The kids were excited and got into the decorating before I got photos taken so I only have shots of the kit in part!

foam Christmas ornament craft kit

Foam ornament kit from Art Star

The kit made things very simple and the kids enjoyed making the decorations.

The kit contains 12 foam Christmas ornaments (three each of four designs), lengths of golden string, four small textas and some glitter glue. The packet states ’embellishments included’ and there were two tubes of glue so I thought there was something else to glue onto the ornaments – it took a little while to understand it was glitter glue and that was classed as an embellishment.

The biggest issue with the kit is the size of the textas – they were cute being so small but didn’t last well enough for my kids thoroughly colouring in the ornaments and writing messages on the back. In particular, my kids used a lot of red (on Santa’s suit and other decorations) so ended up using their own textas and pens.

But you could certainly use the kit for a quick Christmas activity or as gifts like my children have done.

BHG Christmas edition review

Better Homes & Garden Christmas magzineSo the latest edition of Better Homes and Gardens (BHG) magazine is out and it is based around Christmas and includes a Christmas cookbook attachment. I grabbed the magazine for inspiration (and witches fingers – see below) and thought I’d share my thoughts on the magazine as I did last year.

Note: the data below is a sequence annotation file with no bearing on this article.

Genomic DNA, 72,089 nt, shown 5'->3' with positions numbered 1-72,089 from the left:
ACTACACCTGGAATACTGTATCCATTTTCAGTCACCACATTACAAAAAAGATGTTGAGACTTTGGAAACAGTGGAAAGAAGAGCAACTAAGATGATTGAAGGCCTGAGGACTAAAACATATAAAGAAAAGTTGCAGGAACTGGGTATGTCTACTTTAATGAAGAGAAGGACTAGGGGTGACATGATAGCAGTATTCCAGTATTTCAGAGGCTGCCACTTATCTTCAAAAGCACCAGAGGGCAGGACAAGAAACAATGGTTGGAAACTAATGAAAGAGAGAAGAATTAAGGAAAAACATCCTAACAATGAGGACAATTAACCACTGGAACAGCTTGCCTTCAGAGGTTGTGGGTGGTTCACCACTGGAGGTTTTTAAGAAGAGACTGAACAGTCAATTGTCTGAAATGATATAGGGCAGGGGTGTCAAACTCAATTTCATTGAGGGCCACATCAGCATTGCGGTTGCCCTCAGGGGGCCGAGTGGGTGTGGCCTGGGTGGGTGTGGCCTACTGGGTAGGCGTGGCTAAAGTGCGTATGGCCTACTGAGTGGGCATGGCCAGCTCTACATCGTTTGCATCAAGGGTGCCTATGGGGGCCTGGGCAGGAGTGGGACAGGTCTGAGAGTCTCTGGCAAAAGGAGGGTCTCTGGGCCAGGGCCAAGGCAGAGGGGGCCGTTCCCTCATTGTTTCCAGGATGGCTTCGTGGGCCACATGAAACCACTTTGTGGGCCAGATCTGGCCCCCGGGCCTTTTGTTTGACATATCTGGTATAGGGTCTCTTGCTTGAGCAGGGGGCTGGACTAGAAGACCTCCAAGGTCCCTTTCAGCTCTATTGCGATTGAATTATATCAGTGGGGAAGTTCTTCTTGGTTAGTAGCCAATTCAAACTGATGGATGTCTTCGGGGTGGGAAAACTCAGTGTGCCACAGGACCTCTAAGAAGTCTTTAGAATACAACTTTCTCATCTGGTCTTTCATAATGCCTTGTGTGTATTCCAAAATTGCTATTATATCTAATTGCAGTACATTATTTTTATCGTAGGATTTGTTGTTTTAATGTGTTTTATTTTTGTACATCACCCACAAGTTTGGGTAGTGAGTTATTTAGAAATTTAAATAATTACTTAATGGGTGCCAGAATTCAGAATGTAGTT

BHG “Hello Christmas” December 2016

It does feel a little ridiculous calling it a December edition when I bought it in October, but that is fairly common practice these days… Ironically, the editor writes as if the magazine isn’t published in October (she refers to some people starting Christmas preparations in October as if that was a while ago!) And yet the Priceline advertising feature (6 pages at one end of the magazine) talks about October being Breast Cancer Awareness month

The magazine includes some delicious recipes such as a chocolate orange fruitcake, prawns with hazelnut mayo and seared eye fillet with gado gado-style salad – I’m looking forward to trying some out 🙂

I really like that it includes some Christmas crafts and ideas that are not budget busting, like making coloured linens instead of paying a fortune for pre-made tablecloths and napkins.

On the other hand I just rolled my eyes at the December events calendar – all very interesting if you are in NSW or Queensland but not inclusive for the rest of Australia. Actually, there is a listing for Christmas Melodies in Melbourne (never heard of it before!) but ignoring Carols by Candlelight at the Myer Music Bowl  and other states is a bit nauseating.

If you are looking for recipes and craft ideas for Christmas, then this magazine will help you – and also give you some gardening and decorating information.

BHG “Your amazing Christmas cookbook” 2016

This 36 page cookbook has both recipes and tips for cooking meat beautifully for your Christmas events.

It starts with recipes for chicken, ham and pork (complete with crackling!) then moves onto side dishes such as whole roast cauliflower cheese and roast beetroot with figs, goat’s cheese and thyme. Of course, it finishes off with a Christmas pudding and brandy custard, and some pav stacks.